Homework Help: Box and Ramp problem

1. Aug 29, 2004

mrjeffy321

Lets say you have a box at the bottom of a frictionless ramp and you give it a velocity (X) of lets say 10 m/s, so that when it gets on the ramp, the components velocities would be:
Vx = 10 * cos (angle)
Vy = 10 * sin (angle)

then once it gets ontp the ramp, the gravitational acceleration changes from
being -9.81 m/s^2 down (Y) to a combination of X and Y acceleration.

I am trying to find the X and Y acceleration, I have been looking at the diagram of the ramp and box and have drawn my force lines to indicate which direction everthing has a force exserted on it, but when I goto calculate the acceleration I get very confused.

So lets just say in this example the ramp is at an angle of 50 degrees, the box has in initial X velocity (before the ramp) of 10 m/s and we will esimate gravitational acceleration at -10 m/s^2.
so we now have the box on the ramp with:
Vx = 10 * cos (60) = 5 m/s
Vy = 10 * sin (60) = 8.7 m/s

acceleration X = ? -10 * sin (60) = -8.7 m/s^2 ?
acceleration Y = ? -10 * cos (60) = -5 m/s^2 ?

is that right? or is it:

acceleration Y = ? -10 * sin (60) = -8.7 m/s^2 ?
acceleration X = ? -10 * cos (60) = -5 m/s^2 ?

2. Aug 29, 2004

Gmaximus

Define your coordinate system as X is parrallel to the ramp and Y is parrallel to the normal force.

Then: F=ma and F due to grav is mg.
I think you might be confused because your box is massless. You have to sum your forces, dont try adding accelerations.

3. Aug 29, 2004

mrjeffy321

OK, I get that now,

so to find the acceleration in a particular direction use the opposite (sin/cos) finction that you used to find its velocity in that difrection.
so it would be:
acceleration X = ? -10 * sin (60) = -8.7 m/s^2 ?
acceleration Y = ? -10 * cos (60) = -5 m/s^2 ?

this is what I was afraid of, that just caused more problem than it solved, because in the long run of this problem, I am trying to find the angle of the ramp, and the distance traveled in each direction (X and Y).

4. Aug 29, 2004

Gmaximus

I don't think this can be done without a mass of the box.

Do you have the actual text of the problem?

5. Aug 29, 2004

mrjeffy321

No, the mass of the box is not needed in the problem, im pretty sure of that (it isnt give anyway). I do have the actual text of the problem, an I can give it to you if you want, but I was trying to maintain a certain degree of integrity with this by doing it myself.

I will tell you what it wants:
basicaly, the problem gives you a box at a ramp with an initial horizontal velocity (which you then convert to its componet velocity), and it gives you a distance traveled (X). it then asks you to find the angle of the ramp and the distance traveled (Y) and the time it takes.

I assume that I can use the formula: Vf = Vi + a * t, to find the time, and thus the distance traved along with this formula, d = (Vi * t) + (1/2*a*t^2).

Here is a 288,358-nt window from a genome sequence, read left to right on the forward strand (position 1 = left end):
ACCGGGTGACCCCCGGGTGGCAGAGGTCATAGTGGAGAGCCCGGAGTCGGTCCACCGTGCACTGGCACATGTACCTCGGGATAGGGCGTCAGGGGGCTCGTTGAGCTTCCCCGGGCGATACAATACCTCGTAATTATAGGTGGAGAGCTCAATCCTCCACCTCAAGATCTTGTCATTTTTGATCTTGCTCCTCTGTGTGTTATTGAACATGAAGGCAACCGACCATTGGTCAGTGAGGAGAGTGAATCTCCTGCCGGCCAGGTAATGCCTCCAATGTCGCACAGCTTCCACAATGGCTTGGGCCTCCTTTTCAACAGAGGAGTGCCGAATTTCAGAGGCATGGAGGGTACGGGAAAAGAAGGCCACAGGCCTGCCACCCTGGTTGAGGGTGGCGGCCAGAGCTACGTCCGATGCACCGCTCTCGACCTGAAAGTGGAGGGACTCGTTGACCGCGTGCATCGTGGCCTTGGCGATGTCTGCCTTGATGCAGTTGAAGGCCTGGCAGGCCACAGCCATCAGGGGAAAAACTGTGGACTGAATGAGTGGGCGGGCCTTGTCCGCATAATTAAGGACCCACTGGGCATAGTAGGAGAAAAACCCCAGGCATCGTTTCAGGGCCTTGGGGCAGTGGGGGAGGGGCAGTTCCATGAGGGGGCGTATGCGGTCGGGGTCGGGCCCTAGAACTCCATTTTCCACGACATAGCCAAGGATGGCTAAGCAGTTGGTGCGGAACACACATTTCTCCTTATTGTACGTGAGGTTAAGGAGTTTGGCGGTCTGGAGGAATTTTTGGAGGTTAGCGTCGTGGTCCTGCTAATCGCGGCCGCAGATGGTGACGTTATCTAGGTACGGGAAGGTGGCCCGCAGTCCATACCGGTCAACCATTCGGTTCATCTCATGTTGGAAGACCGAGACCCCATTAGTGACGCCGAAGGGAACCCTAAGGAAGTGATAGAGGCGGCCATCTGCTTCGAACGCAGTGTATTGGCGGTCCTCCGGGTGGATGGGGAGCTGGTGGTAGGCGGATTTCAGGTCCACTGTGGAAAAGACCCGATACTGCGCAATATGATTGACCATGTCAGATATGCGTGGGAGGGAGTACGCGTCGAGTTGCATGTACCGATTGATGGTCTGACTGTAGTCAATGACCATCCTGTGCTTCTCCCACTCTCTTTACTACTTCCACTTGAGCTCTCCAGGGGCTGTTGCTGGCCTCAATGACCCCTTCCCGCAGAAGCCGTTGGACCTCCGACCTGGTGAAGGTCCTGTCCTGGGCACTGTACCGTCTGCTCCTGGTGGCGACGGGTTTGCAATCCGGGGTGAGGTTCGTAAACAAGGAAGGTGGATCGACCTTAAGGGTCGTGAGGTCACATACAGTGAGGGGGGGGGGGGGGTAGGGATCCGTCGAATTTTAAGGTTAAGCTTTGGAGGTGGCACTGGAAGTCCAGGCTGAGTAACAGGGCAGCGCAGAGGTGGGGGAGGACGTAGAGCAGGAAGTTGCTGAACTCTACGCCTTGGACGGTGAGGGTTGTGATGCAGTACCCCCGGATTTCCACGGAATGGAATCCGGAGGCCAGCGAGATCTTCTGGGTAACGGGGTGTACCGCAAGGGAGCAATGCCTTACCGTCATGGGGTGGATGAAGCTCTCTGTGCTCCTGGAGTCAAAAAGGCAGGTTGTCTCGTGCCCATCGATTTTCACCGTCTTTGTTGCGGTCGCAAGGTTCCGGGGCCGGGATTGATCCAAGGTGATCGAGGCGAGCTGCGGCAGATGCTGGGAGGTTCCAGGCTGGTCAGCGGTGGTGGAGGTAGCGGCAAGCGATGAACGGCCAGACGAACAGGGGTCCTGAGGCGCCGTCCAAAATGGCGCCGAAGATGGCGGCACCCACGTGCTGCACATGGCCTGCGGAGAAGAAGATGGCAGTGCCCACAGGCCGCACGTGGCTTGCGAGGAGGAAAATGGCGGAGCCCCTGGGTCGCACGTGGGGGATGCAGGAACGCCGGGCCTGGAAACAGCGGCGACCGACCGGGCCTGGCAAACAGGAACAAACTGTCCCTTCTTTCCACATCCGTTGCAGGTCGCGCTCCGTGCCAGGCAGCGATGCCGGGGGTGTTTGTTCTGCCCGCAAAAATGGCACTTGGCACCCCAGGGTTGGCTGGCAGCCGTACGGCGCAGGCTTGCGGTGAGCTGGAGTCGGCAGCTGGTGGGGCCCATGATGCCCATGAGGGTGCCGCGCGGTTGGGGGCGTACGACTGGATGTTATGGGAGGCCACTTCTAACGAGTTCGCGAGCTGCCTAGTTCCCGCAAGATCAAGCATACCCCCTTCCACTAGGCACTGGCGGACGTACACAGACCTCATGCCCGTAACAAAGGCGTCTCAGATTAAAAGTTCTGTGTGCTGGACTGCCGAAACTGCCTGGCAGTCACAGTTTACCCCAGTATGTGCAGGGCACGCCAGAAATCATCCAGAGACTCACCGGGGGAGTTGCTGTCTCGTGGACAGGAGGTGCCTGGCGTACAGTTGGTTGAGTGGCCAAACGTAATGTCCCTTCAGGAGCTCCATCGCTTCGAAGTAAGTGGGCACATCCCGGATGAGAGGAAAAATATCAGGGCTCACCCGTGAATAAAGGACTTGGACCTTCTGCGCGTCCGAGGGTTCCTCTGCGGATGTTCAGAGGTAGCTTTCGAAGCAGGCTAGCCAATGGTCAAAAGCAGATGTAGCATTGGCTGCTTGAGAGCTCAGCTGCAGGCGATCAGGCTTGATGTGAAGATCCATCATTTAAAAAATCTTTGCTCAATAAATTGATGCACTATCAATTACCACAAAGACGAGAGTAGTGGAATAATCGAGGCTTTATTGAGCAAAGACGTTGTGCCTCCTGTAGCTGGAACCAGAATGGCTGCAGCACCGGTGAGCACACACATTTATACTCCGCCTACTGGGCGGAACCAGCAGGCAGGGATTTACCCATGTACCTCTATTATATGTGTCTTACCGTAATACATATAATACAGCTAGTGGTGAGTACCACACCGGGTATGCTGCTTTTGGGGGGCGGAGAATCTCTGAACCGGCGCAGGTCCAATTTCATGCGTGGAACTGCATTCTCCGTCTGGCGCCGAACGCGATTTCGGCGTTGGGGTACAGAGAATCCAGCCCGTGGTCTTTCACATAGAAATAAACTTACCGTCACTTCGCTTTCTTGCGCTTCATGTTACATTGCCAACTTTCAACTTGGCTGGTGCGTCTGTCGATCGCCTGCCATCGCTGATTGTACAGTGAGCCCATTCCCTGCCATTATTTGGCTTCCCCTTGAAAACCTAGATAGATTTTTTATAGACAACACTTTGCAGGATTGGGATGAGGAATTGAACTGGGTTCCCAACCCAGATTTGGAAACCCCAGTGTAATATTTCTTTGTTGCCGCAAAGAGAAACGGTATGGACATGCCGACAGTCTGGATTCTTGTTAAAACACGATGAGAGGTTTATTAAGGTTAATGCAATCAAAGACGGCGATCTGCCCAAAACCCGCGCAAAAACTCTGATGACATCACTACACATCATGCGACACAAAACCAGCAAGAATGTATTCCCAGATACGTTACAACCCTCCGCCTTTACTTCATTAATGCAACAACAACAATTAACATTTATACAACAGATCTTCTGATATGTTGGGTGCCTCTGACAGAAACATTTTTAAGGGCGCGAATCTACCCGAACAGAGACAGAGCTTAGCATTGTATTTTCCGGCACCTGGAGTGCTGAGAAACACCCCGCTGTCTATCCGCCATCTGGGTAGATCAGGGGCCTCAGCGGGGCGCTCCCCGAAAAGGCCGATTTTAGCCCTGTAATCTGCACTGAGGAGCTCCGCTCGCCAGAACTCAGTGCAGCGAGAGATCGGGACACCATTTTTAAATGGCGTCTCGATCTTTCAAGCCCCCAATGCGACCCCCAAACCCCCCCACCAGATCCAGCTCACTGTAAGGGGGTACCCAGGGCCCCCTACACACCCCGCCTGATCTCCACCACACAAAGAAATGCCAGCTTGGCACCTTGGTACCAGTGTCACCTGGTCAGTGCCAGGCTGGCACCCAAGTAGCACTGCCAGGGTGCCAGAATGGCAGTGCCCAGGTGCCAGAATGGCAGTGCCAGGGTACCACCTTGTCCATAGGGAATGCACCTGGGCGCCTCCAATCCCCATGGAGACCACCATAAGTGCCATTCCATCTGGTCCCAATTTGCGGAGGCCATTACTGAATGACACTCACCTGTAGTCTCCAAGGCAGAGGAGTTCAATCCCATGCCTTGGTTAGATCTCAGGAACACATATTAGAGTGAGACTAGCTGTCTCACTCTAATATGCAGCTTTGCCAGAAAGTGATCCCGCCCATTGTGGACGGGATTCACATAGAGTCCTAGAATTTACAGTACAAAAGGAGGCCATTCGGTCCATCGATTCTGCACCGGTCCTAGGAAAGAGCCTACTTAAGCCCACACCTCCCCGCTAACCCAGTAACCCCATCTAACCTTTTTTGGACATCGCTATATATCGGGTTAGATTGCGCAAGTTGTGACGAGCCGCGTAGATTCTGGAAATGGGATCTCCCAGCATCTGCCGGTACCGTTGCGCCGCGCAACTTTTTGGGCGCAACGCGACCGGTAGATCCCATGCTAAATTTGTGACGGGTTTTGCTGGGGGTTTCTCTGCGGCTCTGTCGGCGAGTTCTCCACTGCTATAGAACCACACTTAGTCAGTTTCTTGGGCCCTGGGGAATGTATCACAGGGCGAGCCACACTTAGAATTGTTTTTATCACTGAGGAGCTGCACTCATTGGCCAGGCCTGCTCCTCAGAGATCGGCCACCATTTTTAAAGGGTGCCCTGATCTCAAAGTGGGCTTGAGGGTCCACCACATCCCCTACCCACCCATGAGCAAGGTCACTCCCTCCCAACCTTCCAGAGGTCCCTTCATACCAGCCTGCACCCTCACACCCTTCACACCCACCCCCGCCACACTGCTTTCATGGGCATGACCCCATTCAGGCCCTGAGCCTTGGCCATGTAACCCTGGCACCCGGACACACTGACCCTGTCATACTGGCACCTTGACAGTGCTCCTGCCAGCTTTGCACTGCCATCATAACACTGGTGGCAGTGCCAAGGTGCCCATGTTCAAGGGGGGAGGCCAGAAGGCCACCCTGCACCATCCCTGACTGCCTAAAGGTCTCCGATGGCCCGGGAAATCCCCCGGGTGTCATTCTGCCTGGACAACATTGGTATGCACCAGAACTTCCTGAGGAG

but then I ran accross this other way of finding the angle:
angle = tan^-1 (Force applied / Force gravity)
and you can get the force applied by using the formula:
Vf^2 = Vi^2 + 2 * a * d

6. Aug 29, 2004

Gmaximus

But the magnitude of the acceleration due to gravity is directly related to the mass...

Well then, im confused. Oh well!

7. Aug 29, 2004

mrjeffy321

o great, now I have spreak my confusion to the only other person who was helping me.

the magnitude of acceleration is related to the angle of the slope. the magnitude of the force is realated to the mass. but in this problem, I dont care about force.

Here is what I got for an answer, but I am almost certain that it is wrong.
Dx = 5.1 m
Dy = 8.6 m
angle = 59 degrees
time = 1 second up, 1 second down

I say that it is almost certainly wrong because I got that back when I still wasnt sure how to correctly calculate the component accelerations, and I thing I did it wrong.

8. Aug 30, 2004

HallsofIvy

Yes, you are very confused. The acceleration due to gravity on an object is independent of the object's mass!

(The force is proportional to the object's mass but then F= ma.)

9. Aug 30, 2004

HallsofIvy

[QU0TE= mrjeffy321]"then once it gets ontp the ramp, the gravitational acceleration changes from
being -9.81 m/s^2 down (Y) to a combination of X and Y acceleration."

No. Since you have changed the velocity (up the slope) to
Vx = 10 * cos (60) = 5 m/s
Vy = 10 * sin (60) = 8.7 m/s (the "speed" up the ramp is 10 m/s)
it is clear that x and y here are horizontal and vertical. The acceleration is still
Ax= 0, Ay= -9.81.

10. Aug 30, 2004

Gmaximus

Oh, Duh. I shouldn't try to help people so late at night.

Obviously, g is constant for everything. Funny how stupid i can be.

Sorry Mr.Jeffy, I sincerely apologize for confounding you further.

11. Aug 30, 2004

mrjeffy321

so I shouldnt be trying to change the acceleration into X and Y acceleration, i should leave it as all Y.